Aggression And Subtlety: Hyundai i30 Fastback N

When you think of aggressive, engaging and stylish hot hatchbacks you’d be forgiven for not having Hyundai on the tip of your tongue. However, while the Korean brand is more familiar with developing dependable and reliable family SUVs, it has recently turned its attention to the hot hatch market.

Hot Hatch

It’s a segment littered with very competitive cars, so to ensure it doesn’t just develop another “also ran” hot hatch Hyundai has employed a man who knows a thing or two about performance. He’s called Albert Biermann and before joining Hyundai he spent almost two decades developing autos for BMW’s M division; his CV is brimming with success stories such as the BMW E30 M3 and the 1 Series M Coupe.

The Hyundai i30 N was the first car to emerge from the newly established Hyundai N range but to give the firm an edge over rivals a second model was also developed: the Hyundai i30 Fastback N. It’s a car Ape to Gentleman were invited to take for a “spin” – and where better than the open roads of the Peak District in Derbyshire?

A balance between aggression and subtlety

First off, fusing the practicality of a hatchback with the aesthetics of a saloon, the i30 Fastback N is a striking car. It gets the balance between aggression and subtlety just right, with 19-inch alloys stuffed into the swollen arches and red detailing accenting its muscular lines.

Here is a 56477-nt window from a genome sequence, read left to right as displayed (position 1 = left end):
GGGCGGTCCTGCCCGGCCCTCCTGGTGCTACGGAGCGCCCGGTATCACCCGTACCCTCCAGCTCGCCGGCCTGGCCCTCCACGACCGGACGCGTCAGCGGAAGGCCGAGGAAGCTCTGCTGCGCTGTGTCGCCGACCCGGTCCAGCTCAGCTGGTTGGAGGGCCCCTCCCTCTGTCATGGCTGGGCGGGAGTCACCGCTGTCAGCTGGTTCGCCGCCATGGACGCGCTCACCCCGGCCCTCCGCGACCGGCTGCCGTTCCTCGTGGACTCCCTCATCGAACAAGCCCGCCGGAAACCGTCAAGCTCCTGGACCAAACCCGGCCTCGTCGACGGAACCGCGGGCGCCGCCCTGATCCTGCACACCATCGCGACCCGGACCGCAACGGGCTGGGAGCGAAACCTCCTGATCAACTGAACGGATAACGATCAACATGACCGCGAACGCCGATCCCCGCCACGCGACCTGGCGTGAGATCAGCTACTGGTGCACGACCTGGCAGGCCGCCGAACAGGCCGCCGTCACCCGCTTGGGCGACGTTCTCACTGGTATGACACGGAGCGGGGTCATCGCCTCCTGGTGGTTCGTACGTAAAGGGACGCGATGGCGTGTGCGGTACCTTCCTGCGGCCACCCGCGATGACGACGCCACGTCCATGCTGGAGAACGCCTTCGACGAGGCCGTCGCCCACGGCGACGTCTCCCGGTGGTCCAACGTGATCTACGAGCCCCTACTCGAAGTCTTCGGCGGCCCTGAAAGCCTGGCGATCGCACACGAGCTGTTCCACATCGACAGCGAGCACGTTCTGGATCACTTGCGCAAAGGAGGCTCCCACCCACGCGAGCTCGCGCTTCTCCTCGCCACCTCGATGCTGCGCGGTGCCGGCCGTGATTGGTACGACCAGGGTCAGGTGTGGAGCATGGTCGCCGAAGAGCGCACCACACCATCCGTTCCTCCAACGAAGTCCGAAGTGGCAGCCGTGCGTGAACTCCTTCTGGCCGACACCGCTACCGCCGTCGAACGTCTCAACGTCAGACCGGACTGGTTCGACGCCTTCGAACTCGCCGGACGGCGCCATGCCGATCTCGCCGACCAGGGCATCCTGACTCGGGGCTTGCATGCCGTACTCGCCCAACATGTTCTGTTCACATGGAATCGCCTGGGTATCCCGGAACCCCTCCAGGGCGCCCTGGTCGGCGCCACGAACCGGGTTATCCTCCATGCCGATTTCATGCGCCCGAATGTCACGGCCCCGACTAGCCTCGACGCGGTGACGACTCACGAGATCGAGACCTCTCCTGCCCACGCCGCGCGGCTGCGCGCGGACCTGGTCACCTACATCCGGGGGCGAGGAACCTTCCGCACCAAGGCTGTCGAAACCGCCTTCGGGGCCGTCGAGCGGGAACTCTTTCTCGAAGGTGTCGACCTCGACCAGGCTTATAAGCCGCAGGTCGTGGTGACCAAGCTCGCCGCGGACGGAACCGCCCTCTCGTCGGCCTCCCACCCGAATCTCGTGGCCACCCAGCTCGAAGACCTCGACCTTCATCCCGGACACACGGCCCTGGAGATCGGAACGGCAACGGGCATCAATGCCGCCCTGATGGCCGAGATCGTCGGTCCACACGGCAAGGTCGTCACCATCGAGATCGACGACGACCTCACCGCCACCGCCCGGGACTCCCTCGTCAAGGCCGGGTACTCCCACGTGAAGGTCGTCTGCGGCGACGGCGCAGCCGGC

Climb inside and it’s a slightly more modest affair, but hip-hugging bucket seats and a chunky steering wheel lets you know you’re not behind the wheel of your average Hyundai.

Let’s talk torque

Thumbing the starter button brings the 2.0-litre engine to life. It develops 272bhp and 353Nm of torque – so it isn’t exactly sluggish. Against the clock Hyundai says it cracks 0-62mph in 6.1 seconds and hits 155mph flat out.

Away from the spec sheet and out on the road, what makes the i30 Fastback N such a hit is its sense of humour. Hit the N button located on the steering wheel and it transforms into a miniature touring car; the suspension stiffens, the engine becomes more responsive, while a cacophony of pops and bangs erupt from the exhaust when you lift off the throttle.


Approach a corner and the i30 Fastback N slingshots itself round thanks to its limited slip front differential, which allows the engine to send all of its power to the front wheel – that can handle it most during cornering – not the sort of tech you expect to see on a car costing from £29,995.

A paid partnership with Hyundai – words and opinion Ape’s own